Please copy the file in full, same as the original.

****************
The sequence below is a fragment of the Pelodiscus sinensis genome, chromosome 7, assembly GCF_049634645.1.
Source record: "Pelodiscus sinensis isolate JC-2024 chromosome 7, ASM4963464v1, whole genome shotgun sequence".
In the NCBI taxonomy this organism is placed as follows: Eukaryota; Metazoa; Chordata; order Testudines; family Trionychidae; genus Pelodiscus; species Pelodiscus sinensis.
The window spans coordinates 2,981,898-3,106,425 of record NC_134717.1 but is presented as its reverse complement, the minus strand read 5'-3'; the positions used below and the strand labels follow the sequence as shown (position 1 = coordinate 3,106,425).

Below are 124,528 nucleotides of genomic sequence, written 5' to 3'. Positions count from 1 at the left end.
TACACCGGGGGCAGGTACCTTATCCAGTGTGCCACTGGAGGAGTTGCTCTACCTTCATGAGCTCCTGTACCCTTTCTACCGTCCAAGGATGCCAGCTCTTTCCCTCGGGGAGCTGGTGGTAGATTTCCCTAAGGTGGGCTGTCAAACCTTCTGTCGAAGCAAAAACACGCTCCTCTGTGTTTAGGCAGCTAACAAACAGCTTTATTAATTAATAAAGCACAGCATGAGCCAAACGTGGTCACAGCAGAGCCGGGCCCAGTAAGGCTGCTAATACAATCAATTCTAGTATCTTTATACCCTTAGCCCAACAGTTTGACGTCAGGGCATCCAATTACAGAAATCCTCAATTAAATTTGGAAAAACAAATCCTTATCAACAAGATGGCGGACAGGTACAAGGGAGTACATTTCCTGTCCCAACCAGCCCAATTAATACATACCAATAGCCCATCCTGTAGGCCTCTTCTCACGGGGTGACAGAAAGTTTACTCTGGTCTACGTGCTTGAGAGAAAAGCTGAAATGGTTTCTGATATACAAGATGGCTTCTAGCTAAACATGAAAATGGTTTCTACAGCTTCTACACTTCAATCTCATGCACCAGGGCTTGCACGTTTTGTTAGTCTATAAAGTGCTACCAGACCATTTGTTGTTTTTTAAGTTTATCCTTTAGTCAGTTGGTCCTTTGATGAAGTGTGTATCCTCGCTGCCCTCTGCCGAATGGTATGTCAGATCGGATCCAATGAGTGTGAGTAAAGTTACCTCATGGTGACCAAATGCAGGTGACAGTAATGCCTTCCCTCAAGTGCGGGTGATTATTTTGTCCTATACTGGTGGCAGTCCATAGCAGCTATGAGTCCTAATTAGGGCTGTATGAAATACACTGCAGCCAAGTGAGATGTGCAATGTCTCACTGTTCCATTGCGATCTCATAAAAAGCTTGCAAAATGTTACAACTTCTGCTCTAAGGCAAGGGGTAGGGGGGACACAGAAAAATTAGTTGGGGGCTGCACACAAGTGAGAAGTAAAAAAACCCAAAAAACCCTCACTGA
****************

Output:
The sequence below is a fragment of the Pelodiscus sinensis genome, chromosome 7, assembly GCF_049634645.1.
Source record: "Pelodiscus sinensis isolate JC-2024 chromosome 7, ASM4963464v1, whole genome shotgun sequence".
In the NCBI taxonomy this organism is placed as follows: Eukaryota; Metazoa; Chordata; order Testudines; family Trionychidae; genus Pelodiscus; species Pelodiscus sinensis.
The window spans coordinates 2,981,898-3,106,425 of record NC_134717.1 but is presented as its reverse complement, the minus strand read 5'-3'; the positions used below and the strand labels follow the sequence as shown (position 1 = coordinate 3,106,425).

Below are 124,528 nucleotides of genomic sequence, written 5' to 3'. Positions count from 1 at the left end.
TACACCGGGGGCAGGTACCTTATCCAGTGTGCCACTGGAGGAGTTGCTCTACCTTCATGAGCTCCTGTACCCTTTCTACCGTCCAAGGATGCCAGCTCTTTCCCTCGGGGAGCTGGTGGTAGATTTCCCTAAGGTGGGCTGTCAAACCTTCTGTCGAAGCAAAAACACGCTCCTCTGTGTTTAGGCAGCTAACAAACAGCTTTATTAATTAATAAAGCACAGCATGAGCCAAACGTGGTCACAGCAGAGCCGGGCCCAGTAAGGCTGCTAATACAATCAATTCTAGTATCTTTATACCCTTAGCCCAACAGTTTGACGTCAGGGCATCCAATTACAGAAATCCTCAATTAAATTTGGAAAAACAAATCCTTATCAACAAGATGGCGGACAGGTACAAGGGAGTACATTTCCTGTCCCAACCAGCCCAATTAATACATACCAATAGCCCATCCTGTAGGCCTCTTCTCACGGGGTGACAGAAAGTTTACTCTGGTCTACGTGCTTGAGAGAAAAGCTGAAATGGTTTCTGATATACAAGATGGCTTCTAGCTAAACATGAAAATGGTTTCTACAGCTTCTACACTTCAATCTCATGCACCAGGGCTTGCACGTTTTGTTAGTCTATAAAGTGCTACCAGACCATTTGTTGTTTTTTAAGTTTATCCTTTAGTCAGTTGGTCCTTTGATGAAGTGTGTATCCTCGCTGCCCTCTGCCGAATGGTATGTCAGATCGGATCCAATGAGTGTGAGTAAAGTTACCTCATGGTGACCAAATGCAGGTGACAGTAATGCCTTCCCTCAAGTGCGGGTGATTATTTTGTCCTATACTGGTGGCAGTCCATAGCAGCTATGAGTCCTAATTAGGGCTGTATGAAATACACTGCAGCCAAGTGAGATGTGCAATGTCTCACTGTTCCATTGCGATCTCATAAAAAGCTTGCAAAATGTTACAACTTCTGCTCTAAGGCAAGGGGTAGGGGGGACACAGAAAAATTAGTTGGGGGCTGCACACAAGTGAGAAGTAAAAAAACCCAAAAAACCCTCACTGA